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Parachute reserve woes

PostPosted: Fri Oct 18, 2019 7:44 pm
by Dave Thomas
I have recently helped a friend and fellow pilot with a harness and reserve that hadn't been used for a little while.

While extracting the reserve it failed the first test - letting the inner container hang from the lines and it should just fall out as it drops out of the inner bag and the rubber hands that hold the folds of lines fall off. They didn't. A little shake didn't help then a fairly robust shake didn't either. What that might have meant was in the event of a deployment it would just hang below the harness while you all descend at an unpleasant rate.

Another issue was the rubber bands - very simple long thin rubber hands, that had been placed around the connection between harness bridle and the parachute strop that had rotted away, glued themselves to the wrong part of the metal and any deployment would have put the load across where the nut is. Apparently this is a complete no-no and likely to cause catastrophic failure of the link between harness and reserve if there's any force in the parachute opening.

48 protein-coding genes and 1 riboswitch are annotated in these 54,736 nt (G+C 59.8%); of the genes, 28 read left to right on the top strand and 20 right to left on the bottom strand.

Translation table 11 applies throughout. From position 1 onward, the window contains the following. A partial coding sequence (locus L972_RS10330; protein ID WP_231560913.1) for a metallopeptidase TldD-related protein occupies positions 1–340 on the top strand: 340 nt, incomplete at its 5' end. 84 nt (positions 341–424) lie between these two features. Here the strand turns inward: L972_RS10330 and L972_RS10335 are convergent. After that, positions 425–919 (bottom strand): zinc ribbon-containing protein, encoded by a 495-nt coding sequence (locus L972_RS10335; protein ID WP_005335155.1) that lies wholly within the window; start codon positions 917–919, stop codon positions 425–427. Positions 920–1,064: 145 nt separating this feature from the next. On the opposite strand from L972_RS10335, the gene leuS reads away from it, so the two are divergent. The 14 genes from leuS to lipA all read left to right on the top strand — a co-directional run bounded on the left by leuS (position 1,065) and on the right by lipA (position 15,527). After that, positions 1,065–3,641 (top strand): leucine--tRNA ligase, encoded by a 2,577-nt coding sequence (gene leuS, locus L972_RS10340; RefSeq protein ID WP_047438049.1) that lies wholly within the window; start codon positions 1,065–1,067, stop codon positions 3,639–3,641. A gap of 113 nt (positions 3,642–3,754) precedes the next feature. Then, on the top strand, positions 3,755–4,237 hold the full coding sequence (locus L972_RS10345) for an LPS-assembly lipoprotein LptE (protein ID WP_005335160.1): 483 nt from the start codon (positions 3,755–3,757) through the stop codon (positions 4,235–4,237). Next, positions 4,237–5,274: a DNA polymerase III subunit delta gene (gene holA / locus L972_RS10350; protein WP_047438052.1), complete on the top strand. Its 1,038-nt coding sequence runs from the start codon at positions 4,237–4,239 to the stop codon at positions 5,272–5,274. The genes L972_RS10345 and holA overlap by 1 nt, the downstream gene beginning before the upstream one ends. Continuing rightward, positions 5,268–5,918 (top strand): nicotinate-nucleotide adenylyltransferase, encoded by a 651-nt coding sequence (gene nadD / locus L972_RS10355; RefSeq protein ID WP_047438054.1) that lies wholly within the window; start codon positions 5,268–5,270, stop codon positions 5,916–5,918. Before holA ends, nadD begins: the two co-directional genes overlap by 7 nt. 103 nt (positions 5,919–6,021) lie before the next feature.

I'm not a licensed packer, but have watched and listened to a fair few who are and these issues are fairly fundamental failure issues. What it does show is the following:

1) Repack your reserve regularly - rubber bands deteriorate at quite a rapid rate and have unexpected side effects.

2) During the repack process, you must check that what you have done does allow the deployment. Manufactures such as Advance actually carry out multiple deployment tests using a G inducing machine to test how the harness and reserve behaves under extreme G loading as the harness deforms in this situation. After all a pilot is unlikely to be pulling the reserve out while flying sedately along in calm air.

3) Packing and fitting a reserve to harness is a relatively simple job, but far better to do it with support and advice from someone more experienced - it's a case of more eyes seeing and feeling things differently. Of course the best approach is to have your reserve professionally packed or supervised by such a person. I'm not advocating me as an appropriate person.